New phD project

How elevated CO2 drives invertebrate interactions and community changes in grasses

This is a fully funded PhD project open to Australian and International applicants

Increases in atmospheric CO2 concentrations have the capacity to shape plant-herbivore interactions with wider impacts on other trophic groups. Previous work in a grassy woodland exposed to current and future (+150ppm) concentrations of CO2 (EucFACE in Australia) suggested that invertebrate populations had already declined by around 14% under elevated CO2 (eCO2) (Facey et al., 2017). It remains unclear, however, which species were in decline, whether significant functional groups were affected or if populations have now stabilised. Simultaneously, several grasses in the understory show altered levels of silicon defence against invertebrate herbivores under eCO2, which may explain some of the underlying changes in invertebrate communities.

Application Details

Further details, including selection criteria and how to apply, are available in this flyer and on the official webpage

FACE rings.JPG

Our group is interested in the functional role of silicon in plants, particularly in terms of how it defends plants against herbivores and helps grasses cope with climate change such as drought and rising CO2 concentrations. Silicon defends plants against herbivory by toughening tissues, forming physical structures (e.g. spines or phytoliths) and influencing other chemical defences. At the same time, higher levels of CO2 cause plants to take up less silicon, which could make them more susceptible to herbivores with cascading effects on higher trophic groups (Ryalls et al. 2017; Johnson & Hartley, 2018).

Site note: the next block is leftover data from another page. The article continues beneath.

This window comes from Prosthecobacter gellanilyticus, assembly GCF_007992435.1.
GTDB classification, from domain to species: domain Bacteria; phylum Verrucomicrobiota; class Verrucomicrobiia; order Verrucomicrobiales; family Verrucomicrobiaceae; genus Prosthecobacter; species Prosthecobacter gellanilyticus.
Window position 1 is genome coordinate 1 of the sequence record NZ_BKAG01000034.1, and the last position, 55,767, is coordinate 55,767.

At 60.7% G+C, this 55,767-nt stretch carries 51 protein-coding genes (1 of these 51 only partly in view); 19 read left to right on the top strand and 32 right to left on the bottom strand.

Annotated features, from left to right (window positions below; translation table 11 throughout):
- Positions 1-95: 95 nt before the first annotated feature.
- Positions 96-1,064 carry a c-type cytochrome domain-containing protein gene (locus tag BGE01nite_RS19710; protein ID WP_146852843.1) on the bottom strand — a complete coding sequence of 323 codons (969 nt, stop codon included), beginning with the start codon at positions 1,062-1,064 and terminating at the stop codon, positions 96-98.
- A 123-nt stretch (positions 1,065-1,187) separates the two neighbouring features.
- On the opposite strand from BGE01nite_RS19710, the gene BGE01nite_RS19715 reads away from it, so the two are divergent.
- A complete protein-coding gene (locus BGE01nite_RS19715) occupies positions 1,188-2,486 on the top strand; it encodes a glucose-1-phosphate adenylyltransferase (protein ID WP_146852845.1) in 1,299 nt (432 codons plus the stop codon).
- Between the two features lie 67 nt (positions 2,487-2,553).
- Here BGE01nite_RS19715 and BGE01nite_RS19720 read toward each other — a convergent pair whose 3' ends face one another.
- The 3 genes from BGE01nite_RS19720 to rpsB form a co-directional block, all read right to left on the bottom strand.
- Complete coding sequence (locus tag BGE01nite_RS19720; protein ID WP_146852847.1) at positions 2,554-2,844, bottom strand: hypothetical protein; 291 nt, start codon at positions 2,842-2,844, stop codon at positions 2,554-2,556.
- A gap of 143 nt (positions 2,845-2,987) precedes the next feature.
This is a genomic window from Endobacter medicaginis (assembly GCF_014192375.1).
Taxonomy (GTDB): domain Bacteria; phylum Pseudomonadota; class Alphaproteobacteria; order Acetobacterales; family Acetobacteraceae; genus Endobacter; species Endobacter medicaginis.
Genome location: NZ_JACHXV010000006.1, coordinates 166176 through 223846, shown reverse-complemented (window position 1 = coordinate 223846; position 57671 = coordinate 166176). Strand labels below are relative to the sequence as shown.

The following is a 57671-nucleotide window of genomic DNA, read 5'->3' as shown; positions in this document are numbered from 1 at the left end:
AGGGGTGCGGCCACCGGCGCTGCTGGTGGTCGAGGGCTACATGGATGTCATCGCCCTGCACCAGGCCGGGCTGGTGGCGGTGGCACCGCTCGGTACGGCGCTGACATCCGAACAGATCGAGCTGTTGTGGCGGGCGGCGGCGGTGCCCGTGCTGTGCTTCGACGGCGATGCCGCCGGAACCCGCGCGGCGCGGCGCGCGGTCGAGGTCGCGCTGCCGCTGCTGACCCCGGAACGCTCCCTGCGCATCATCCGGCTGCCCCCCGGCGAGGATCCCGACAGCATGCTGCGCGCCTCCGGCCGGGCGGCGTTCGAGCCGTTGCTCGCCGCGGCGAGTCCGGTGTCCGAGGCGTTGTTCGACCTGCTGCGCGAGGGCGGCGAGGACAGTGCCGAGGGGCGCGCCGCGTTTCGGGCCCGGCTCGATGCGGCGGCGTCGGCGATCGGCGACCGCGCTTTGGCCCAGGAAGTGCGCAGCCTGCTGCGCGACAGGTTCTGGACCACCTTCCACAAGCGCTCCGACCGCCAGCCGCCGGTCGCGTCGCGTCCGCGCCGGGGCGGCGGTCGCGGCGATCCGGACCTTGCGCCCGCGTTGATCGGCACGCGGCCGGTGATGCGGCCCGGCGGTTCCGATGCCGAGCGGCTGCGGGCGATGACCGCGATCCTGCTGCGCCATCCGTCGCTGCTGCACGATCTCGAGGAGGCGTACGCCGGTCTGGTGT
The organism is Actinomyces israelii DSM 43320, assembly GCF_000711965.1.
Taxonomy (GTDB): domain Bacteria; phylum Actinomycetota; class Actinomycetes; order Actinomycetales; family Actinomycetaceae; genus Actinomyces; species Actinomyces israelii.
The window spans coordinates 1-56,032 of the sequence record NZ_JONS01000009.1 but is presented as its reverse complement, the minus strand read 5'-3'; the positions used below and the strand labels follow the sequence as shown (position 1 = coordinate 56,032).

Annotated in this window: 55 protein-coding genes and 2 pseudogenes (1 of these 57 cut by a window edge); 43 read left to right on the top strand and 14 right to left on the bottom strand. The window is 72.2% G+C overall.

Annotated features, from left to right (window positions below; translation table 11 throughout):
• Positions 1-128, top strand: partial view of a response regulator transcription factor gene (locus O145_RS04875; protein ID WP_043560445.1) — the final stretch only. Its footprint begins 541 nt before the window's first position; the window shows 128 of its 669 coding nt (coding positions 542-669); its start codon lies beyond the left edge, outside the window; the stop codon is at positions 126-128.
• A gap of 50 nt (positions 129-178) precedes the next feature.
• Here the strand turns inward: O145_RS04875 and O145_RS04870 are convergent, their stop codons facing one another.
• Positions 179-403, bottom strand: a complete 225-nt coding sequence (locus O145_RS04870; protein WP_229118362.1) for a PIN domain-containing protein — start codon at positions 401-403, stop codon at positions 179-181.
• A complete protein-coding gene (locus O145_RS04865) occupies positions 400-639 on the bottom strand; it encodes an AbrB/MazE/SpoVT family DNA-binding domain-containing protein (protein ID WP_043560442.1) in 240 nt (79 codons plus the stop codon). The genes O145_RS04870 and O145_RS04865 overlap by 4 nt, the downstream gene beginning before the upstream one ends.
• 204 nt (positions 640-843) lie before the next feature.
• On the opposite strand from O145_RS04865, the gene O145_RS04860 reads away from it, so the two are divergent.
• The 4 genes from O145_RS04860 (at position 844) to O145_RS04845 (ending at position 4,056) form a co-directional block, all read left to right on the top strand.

Interestingly, silicon is an inducible defence so when herbivores attack, many grasses acquire more silicon from the soil and deposit it in their leaves. This is an irreversible process so the plant is subsequently defended against new herbivore attack. In a way, herbivores may therefore compete with one other even though they have never shared the plant at the same time. This phenomenon is sometimes called ‘the ghost of competition past’ but has not been investigated in the context of silicon defences.

How will the project work?

The successful candidate will design the project, but we envisage it having two approaches:


1. Field. Sampling invertebrates from the grassy Eucalypt woodland exposed to ambient and elevated atmosphere CO2 – EucFACE. In collaboration with NatureMetrics in the UK, invertebrates will be sent for DNA barcoding to identify changes in community composition. Changes in grass silicon will be measured simultaneously in order to explore relationships between changes in silicon defence and invertebrates (e.g. herbivores and their natural enemies).

2. Controlled manipulative experiments. These could be based in open top chambers (field-based) or the glasshouse. Experiments will challenge grasses grown under the same CO2 conditions as EucFACE with herbivores and determine outcomes for higher trophic groups (e.g. predators) and competing herbivores. Ideally, the project would use the same invertebrate and plant species as in EucFACE to link the two components.       


In addition to student stipend, conference allowance and consumables the student will have access to casual assistance for conducting fieldwork. We also work closely with the lab of Professor Sue Hartley in the UK so there is an option for further collaboration with this project.